It was love at first sight. Coat fabric with felted roses in vibrant colours! My projects usually start with a pattern, followed by a long search for the right fabric. This time it was the other way around. I immediately envisioned a simple coat with black accents. Piping, bound buttonholes? During the drive home from the fabric market I thought about some of my favourite coat patterns that either needed more drape or had details that would get lost in the busy print. Then I remembered a very simple Knipmode pattern that only needed some minor adjustments to fit the bill.

Knipmode October 2016 #104


I liked the panels and the two part sleeves but found the zipper too casual for the fabric. I added an overlap and underlap tat centre front and made a muslin, using badly faded 20+ years old wool from my stash. I'll draft a new collar, taking inspiration from the asymmetric collar on my husband's Hugo Boss coat.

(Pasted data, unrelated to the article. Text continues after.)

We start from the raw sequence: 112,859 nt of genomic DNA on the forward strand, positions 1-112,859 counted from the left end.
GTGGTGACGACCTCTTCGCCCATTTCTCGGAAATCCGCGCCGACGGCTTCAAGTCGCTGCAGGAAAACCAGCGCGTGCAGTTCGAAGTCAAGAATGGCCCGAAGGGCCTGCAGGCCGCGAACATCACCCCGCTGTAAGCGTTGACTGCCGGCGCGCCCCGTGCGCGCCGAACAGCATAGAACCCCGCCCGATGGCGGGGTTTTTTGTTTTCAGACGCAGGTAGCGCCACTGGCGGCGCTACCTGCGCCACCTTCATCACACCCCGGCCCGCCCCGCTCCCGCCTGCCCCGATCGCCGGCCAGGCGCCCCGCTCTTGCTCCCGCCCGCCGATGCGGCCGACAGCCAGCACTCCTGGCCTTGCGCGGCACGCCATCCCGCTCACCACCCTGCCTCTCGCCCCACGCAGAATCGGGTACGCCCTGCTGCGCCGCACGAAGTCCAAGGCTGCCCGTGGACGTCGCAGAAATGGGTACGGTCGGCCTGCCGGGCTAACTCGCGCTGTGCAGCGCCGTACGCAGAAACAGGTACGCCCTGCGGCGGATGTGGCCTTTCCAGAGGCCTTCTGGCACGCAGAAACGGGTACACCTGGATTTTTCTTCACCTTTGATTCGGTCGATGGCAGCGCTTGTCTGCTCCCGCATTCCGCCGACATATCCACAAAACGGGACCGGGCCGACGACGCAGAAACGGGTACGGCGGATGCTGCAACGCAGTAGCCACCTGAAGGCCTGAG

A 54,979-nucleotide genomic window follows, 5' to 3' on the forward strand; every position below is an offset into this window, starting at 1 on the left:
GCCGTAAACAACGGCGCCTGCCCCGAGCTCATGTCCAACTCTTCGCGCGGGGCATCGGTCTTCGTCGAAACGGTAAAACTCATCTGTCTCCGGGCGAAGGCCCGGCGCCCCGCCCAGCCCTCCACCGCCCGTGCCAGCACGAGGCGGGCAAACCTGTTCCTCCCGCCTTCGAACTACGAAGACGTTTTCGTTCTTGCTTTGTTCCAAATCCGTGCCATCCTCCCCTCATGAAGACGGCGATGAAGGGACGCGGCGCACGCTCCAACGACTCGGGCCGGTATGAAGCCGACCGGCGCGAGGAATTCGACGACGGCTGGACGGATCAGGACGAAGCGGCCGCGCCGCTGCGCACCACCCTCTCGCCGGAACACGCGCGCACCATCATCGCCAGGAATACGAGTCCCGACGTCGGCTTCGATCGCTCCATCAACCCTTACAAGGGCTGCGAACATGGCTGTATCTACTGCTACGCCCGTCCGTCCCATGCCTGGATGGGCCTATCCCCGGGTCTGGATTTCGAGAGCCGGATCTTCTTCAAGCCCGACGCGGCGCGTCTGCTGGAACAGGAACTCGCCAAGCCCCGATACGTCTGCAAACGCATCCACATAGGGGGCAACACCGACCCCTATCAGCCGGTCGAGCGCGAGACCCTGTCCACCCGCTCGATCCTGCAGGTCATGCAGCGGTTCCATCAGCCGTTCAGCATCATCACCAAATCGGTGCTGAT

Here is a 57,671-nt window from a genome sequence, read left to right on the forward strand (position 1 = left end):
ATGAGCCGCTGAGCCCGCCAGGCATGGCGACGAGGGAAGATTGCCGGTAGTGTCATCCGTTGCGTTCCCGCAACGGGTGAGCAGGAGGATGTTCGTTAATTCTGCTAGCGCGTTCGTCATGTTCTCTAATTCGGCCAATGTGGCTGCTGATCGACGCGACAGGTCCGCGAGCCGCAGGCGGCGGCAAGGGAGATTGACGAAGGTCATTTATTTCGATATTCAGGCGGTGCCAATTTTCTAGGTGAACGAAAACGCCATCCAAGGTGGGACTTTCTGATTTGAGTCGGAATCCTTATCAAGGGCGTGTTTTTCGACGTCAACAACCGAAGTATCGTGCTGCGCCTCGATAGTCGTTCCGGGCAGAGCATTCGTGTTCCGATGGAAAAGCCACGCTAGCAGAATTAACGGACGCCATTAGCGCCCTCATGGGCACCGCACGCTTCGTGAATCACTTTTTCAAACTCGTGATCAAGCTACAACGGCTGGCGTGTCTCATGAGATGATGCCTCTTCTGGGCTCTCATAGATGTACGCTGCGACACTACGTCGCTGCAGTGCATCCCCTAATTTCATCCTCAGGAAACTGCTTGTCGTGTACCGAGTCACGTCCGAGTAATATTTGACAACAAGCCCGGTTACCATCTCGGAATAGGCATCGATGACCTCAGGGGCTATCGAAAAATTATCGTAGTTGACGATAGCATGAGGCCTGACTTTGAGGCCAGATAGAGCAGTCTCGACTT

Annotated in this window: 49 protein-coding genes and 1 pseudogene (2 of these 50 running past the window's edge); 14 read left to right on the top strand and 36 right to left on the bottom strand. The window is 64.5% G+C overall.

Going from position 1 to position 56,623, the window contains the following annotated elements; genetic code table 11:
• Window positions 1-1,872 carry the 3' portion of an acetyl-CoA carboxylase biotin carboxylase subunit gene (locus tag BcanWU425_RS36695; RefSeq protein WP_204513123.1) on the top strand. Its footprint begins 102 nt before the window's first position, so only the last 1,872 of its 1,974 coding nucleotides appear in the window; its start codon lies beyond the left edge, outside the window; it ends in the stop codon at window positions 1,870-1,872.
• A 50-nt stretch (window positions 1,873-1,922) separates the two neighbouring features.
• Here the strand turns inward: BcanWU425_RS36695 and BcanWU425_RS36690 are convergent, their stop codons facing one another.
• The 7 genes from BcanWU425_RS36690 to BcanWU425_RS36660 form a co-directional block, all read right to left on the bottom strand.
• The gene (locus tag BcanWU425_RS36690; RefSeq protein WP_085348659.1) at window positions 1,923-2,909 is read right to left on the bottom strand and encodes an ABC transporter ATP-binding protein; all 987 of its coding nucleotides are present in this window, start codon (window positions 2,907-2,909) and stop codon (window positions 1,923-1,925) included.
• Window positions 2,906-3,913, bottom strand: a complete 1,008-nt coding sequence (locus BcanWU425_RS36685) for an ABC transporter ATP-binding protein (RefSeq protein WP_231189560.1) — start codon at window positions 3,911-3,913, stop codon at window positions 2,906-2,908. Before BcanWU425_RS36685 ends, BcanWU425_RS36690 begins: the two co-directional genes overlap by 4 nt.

The fit was fine. Maybe a bit roomy, but I always find that hard to judge on a coat muslin. Lining, underlining and inner works take up space, but how much exactly? To be on the safe side I marked all stitching lines and added generous seam allowances. Fitting on the go will still be an option.

I underlined with a soft olive green flannel for extra warmth. Cutting all pattern pieces in wool, flannel and lining resulted in piles of fabric on every surface of the sewing room. Basting outer fabric and underlining together already reduced the mess considerately.
To accentuate the side panels I added black satin flat piping. Sewing inset corners with two layers of wool, two layers of flannel and piping was challenging. I started with the back panels, the easy part.